Evansville doctor offers tips for getting students on back-to-school sleep schedules

Evansville doctor offers tips for getting students on back-to-school sleep schedules
Published: Aug. 11, 2022 at 12:04 AM EDT
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EVANSVILLE, Ind. (WFIE) - As kids transition from summer break to the new school year, many students are beginning to wake up earlier than they have been over the last few months.

But are your students getting enough sleep?

Adjusting your sleep schedule for school is important, according to Dr. David Schultz, owner and medical director of Evansville Primary Care.

“Because sleep helps improve concentration, behaviors and moods, as well as other routines that we need to set in place by the time the school year starts,” Dr. Schultz said.

Cutting down on sleep distractions 30 minutes to an hour before going to sleep is important if you want to get an adequate amount of sleep, Dr. Shultz says.

“To have an effective sleep schedule,” he said. “A parent must have their child go to bed at the same time just about every night.”

Dr. Shultz says a good night’s rest ranges between eight to 10 hours of sleep. And when it comes to using electronics before bed, Dr. Shultz says there are multiple factors that could ruin their schedule.

“Some studies suggest that it disrupts sleep mechanisms where a child may not get as much sleep as they need,” Dr. Shultz said. “Secondly, it does not allow their mind to calm down.”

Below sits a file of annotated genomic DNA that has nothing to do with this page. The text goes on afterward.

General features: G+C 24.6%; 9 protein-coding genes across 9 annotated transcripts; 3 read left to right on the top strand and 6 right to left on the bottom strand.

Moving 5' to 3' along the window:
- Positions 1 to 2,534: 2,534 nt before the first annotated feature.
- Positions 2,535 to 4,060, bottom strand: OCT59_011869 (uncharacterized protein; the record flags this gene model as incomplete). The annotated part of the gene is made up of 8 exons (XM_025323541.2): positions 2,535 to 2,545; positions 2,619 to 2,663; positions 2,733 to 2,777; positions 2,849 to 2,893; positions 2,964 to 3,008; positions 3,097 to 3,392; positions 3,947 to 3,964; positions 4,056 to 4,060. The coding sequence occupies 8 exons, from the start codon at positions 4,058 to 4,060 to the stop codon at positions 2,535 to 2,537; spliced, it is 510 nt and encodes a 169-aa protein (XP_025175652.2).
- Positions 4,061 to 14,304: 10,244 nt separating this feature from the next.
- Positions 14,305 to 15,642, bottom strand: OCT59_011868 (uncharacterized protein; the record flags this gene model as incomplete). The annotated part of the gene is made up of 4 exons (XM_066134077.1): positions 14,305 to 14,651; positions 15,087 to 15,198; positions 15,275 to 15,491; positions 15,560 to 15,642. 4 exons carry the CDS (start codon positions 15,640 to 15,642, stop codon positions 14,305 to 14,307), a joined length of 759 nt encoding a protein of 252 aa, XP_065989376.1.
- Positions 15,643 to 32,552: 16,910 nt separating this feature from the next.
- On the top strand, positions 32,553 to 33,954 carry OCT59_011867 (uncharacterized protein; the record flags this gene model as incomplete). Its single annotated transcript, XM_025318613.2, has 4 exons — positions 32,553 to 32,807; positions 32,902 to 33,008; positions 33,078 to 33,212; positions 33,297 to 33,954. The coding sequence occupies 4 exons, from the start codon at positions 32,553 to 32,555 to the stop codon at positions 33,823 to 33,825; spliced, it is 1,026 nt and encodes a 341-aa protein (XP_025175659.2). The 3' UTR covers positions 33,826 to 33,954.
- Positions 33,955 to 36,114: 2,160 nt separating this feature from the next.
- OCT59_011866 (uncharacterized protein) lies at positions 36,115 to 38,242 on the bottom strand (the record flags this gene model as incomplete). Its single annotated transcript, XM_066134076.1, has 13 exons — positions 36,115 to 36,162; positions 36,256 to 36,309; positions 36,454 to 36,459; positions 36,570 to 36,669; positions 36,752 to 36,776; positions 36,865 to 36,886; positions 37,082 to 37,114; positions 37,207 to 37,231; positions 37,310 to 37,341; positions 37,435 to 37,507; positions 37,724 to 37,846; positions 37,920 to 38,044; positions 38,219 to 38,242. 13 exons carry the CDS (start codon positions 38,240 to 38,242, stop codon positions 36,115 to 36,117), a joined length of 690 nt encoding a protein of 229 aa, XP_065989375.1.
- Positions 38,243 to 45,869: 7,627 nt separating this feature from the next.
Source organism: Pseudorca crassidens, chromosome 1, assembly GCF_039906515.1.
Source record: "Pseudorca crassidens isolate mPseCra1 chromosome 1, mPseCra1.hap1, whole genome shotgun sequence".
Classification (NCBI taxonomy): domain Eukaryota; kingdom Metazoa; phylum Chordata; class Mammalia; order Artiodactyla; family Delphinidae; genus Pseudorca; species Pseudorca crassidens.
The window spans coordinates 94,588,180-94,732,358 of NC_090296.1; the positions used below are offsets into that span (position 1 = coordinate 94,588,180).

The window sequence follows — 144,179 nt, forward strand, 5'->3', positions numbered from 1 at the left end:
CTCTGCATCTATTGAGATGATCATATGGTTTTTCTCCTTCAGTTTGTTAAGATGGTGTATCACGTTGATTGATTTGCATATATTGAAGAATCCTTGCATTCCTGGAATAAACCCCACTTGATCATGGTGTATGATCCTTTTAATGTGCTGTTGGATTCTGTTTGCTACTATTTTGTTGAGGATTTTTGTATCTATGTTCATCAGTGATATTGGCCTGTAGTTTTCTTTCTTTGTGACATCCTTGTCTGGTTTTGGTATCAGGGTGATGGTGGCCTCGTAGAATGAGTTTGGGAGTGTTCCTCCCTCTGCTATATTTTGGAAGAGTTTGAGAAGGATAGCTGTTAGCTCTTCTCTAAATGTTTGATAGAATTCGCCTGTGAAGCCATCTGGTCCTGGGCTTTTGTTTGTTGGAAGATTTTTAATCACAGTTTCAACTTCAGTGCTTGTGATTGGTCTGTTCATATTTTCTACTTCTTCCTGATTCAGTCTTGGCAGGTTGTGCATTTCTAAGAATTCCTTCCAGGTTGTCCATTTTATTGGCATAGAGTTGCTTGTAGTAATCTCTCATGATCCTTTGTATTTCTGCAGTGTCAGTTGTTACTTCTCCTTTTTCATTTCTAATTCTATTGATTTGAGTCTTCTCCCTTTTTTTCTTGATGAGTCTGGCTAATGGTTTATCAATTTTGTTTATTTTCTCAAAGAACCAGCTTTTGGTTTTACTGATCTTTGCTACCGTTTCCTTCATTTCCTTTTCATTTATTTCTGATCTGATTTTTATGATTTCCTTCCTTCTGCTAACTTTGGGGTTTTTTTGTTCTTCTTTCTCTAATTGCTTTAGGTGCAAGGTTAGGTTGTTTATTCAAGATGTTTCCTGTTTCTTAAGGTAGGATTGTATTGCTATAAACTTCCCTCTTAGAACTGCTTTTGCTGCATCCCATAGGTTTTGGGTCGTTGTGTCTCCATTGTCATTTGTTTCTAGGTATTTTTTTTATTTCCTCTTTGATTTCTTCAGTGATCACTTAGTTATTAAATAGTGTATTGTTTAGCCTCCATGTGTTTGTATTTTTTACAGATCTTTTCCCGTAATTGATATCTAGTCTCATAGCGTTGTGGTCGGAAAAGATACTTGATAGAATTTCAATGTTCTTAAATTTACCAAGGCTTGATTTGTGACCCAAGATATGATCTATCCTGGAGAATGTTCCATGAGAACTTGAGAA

Dr. Schultz says having a heavy meal before bed can also affect sleep negatively.

“Instead of resting all night long, the digestive tract is working all night long and this takes away from good quality sleep,” he said.

The primary care doctor also says minimizing all bodily distractions can cause a sounder sleep and can help students fall asleep faster. According to Dr. Schultz, students should talk about stress with their parents before bed, where their minds can rest along with their bodies.

”Another problem that can happen to children is not discussing stressors, things that are bothering them,” he said. “It’s very, very important for parents and guardians to talk to their children about some of the things that affected them during the school day. Things that are worrying them, things that are on their mind, so they can discuss those things and get them out in the open.”

Along with a good night’s rest, Dr. Shultz suggests that parents should also keep their children’s immunizations up to date and regularly visit the doctor.

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